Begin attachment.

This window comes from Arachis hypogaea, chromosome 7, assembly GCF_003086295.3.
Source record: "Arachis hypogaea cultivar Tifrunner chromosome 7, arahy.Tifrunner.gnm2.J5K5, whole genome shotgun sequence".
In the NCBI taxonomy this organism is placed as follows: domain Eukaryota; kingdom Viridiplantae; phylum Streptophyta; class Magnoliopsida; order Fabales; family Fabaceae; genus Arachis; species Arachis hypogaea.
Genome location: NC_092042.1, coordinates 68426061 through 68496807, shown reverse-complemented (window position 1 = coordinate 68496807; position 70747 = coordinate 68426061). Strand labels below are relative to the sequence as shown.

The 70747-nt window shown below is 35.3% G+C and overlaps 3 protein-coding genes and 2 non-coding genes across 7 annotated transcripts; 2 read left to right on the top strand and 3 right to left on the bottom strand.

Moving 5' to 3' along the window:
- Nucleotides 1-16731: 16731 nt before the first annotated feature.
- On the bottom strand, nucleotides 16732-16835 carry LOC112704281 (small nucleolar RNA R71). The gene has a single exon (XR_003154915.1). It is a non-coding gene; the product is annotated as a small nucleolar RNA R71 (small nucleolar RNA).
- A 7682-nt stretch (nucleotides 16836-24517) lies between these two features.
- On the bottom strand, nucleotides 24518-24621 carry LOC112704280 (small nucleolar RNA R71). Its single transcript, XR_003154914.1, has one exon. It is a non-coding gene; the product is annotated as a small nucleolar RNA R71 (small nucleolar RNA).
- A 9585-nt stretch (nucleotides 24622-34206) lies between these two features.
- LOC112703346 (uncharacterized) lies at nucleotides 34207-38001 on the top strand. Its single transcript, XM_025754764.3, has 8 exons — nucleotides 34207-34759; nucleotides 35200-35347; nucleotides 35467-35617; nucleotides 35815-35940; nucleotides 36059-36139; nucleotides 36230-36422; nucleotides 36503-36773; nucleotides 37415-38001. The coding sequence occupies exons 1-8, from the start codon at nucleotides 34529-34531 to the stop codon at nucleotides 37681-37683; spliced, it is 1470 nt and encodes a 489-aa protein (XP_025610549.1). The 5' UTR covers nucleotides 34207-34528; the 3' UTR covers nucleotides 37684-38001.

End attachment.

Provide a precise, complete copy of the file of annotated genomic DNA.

This window comes from Arachis hypogaea, chromosome 7, assembly GCF_003086295.3.
Source record: "Arachis hypogaea cultivar Tifrunner chromosome 7, arahy.Tifrunner.gnm2.J5K5, whole genome shotgun sequence".
In the NCBI taxonomy this organism is placed as follows: domain Eukaryota; kingdom Viridiplantae; phylum Streptophyta; class Magnoliopsida; order Fabales; family Fabaceae; genus Arachis; species Arachis hypogaea.
Genome location: NC_092042.1, coordinates 68426061 through 68496807, shown reverse-complemented (window position 1 = coordinate 68496807; position 70747 = coordinate 68426061). Strand labels below are relative to the sequence as shown.

The 70747-nt window shown below is 35.3% G+C and overlaps 3 protein-coding genes and 2 non-coding genes across 7 annotated transcripts; 2 read left to right on the top strand and 3 right to left on the bottom strand.

Moving 5' to 3' along the window:
- Nucleotides 1-16731: 16731 nt before the first annotated feature.
- On the bottom strand, nucleotides 16732-16835 carry LOC112704281 (small nucleolar RNA R71). The gene has a single exon (XR_003154915.1). It is a non-coding gene; the product is annotated as a small nucleolar RNA R71 (small nucleolar RNA).
- A 7682-nt stretch (nucleotides 16836-24517) lies between these two features.
- On the bottom strand, nucleotides 24518-24621 carry LOC112704280 (small nucleolar RNA R71). Its single transcript, XR_003154914.1, has one exon. It is a non-coding gene; the product is annotated as a small nucleolar RNA R71 (small nucleolar RNA).
- A 9585-nt stretch (nucleotides 24622-34206) lies between these two features.
- LOC112703346 (uncharacterized) lies at nucleotides 34207-38001 on the top strand. Its single transcript, XM_025754764.3, has 8 exons — nucleotides 34207-34759; nucleotides 35200-35347; nucleotides 35467-35617; nucleotides 35815-35940; nucleotides 36059-36139; nucleotides 36230-36422; nucleotides 36503-36773; nucleotides 37415-38001. The coding sequence occupies exons 1-8, from the start codon at nucleotides 34529-34531 to the stop codon at nucleotides 37681-37683; spliced, it is 1470 nt and encodes a 489-aa protein (XP_025610549.1). The 5' UTR covers nucleotides 34207-34528; the 3' UTR covers nucleotides 37684-38001.